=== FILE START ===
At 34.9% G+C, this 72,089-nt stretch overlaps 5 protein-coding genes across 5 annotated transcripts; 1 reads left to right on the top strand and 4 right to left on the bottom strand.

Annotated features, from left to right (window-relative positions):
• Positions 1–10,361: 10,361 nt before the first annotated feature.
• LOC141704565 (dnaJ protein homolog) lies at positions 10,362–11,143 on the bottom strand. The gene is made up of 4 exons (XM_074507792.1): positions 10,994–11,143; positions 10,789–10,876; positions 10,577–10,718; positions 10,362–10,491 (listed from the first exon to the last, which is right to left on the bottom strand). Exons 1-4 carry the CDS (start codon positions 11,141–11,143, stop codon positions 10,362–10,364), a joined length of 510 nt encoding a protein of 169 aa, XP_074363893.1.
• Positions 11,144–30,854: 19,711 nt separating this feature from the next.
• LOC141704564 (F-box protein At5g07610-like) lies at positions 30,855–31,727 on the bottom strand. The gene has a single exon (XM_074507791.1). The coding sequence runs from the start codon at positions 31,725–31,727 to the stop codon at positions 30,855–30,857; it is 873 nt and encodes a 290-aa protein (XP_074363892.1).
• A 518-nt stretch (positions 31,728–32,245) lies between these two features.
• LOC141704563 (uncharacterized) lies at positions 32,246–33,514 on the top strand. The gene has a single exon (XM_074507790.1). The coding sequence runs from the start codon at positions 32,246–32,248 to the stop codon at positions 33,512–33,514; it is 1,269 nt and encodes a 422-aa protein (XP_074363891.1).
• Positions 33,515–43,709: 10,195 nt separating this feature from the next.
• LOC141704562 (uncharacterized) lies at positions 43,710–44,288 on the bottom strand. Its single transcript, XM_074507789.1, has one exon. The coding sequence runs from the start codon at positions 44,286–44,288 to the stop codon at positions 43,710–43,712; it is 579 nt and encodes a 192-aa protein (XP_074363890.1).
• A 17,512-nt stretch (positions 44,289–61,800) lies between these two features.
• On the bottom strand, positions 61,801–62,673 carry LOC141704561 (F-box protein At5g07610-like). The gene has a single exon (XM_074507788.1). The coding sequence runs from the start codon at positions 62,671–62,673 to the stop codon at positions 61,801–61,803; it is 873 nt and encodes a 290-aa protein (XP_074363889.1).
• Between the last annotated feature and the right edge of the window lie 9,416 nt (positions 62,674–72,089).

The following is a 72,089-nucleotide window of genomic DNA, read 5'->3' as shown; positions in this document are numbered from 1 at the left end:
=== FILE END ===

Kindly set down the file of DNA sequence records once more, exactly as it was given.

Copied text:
At 34.9% G+C, this 72,089-nt stretch overlaps 5 protein-coding genes across 5 annotated transcripts; 1 reads left to right on the top strand and 4 right to left on the bottom strand.

Annotated features, from left to right (window-relative positions):
• Positions 1–10,361: 10,361 nt before the first annotated feature.
• LOC141704565 (dnaJ protein homolog) lies at positions 10,362–11,143 on the bottom strand. The gene is made up of 4 exons (XM_074507792.1): positions 10,994–11,143; positions 10,789–10,876; positions 10,577–10,718; positions 10,362–10,491 (listed from the first exon to the last, which is right to left on the bottom strand). Exons 1-4 carry the CDS (start codon positions 11,141–11,143, stop codon positions 10,362–10,364), a joined length of 510 nt encoding a protein of 169 aa, XP_074363893.1.
• Positions 11,144–30,854: 19,711 nt separating this feature from the next.
• LOC141704564 (F-box protein At5g07610-like) lies at positions 30,855–31,727 on the bottom strand. The gene has a single exon (XM_074507791.1). The coding sequence runs from the start codon at positions 31,725–31,727 to the stop codon at positions 30,855–30,857; it is 873 nt and encodes a 290-aa protein (XP_074363892.1).
• A 518-nt stretch (positions 31,728–32,245) lies between these two features.
• LOC141704563 (uncharacterized) lies at positions 32,246–33,514 on the top strand. The gene has a single exon (XM_074507790.1). The coding sequence runs from the start codon at positions 32,246–32,248 to the stop codon at positions 33,512–33,514; it is 1,269 nt and encodes a 422-aa protein (XP_074363891.1).
• Positions 33,515–43,709: 10,195 nt separating this feature from the next.
• LOC141704562 (uncharacterized) lies at positions 43,710–44,288 on the bottom strand. Its single transcript, XM_074507789.1, has one exon. The coding sequence runs from the start codon at positions 44,286–44,288 to the stop codon at positions 43,710–43,712; it is 579 nt and encodes a 192-aa protein (XP_074363890.1).
• A 17,512-nt stretch (positions 44,289–61,800) lies between these two features.
• On the bottom strand, positions 61,801–62,673 carry LOC141704561 (F-box protein At5g07610-like). The gene has a single exon (XM_074507788.1). The coding sequence runs from the start codon at positions 62,671–62,673 to the stop codon at positions 61,801–61,803; it is 873 nt and encodes a 290-aa protein (XP_074363889.1).
• Between the last annotated feature and the right edge of the window lie 9,416 nt (positions 62,674–72,089).

The following is a 72,089-nucleotide window of genomic DNA, read 5'->3' as shown; positions in this document are numbered from 1 at the left end: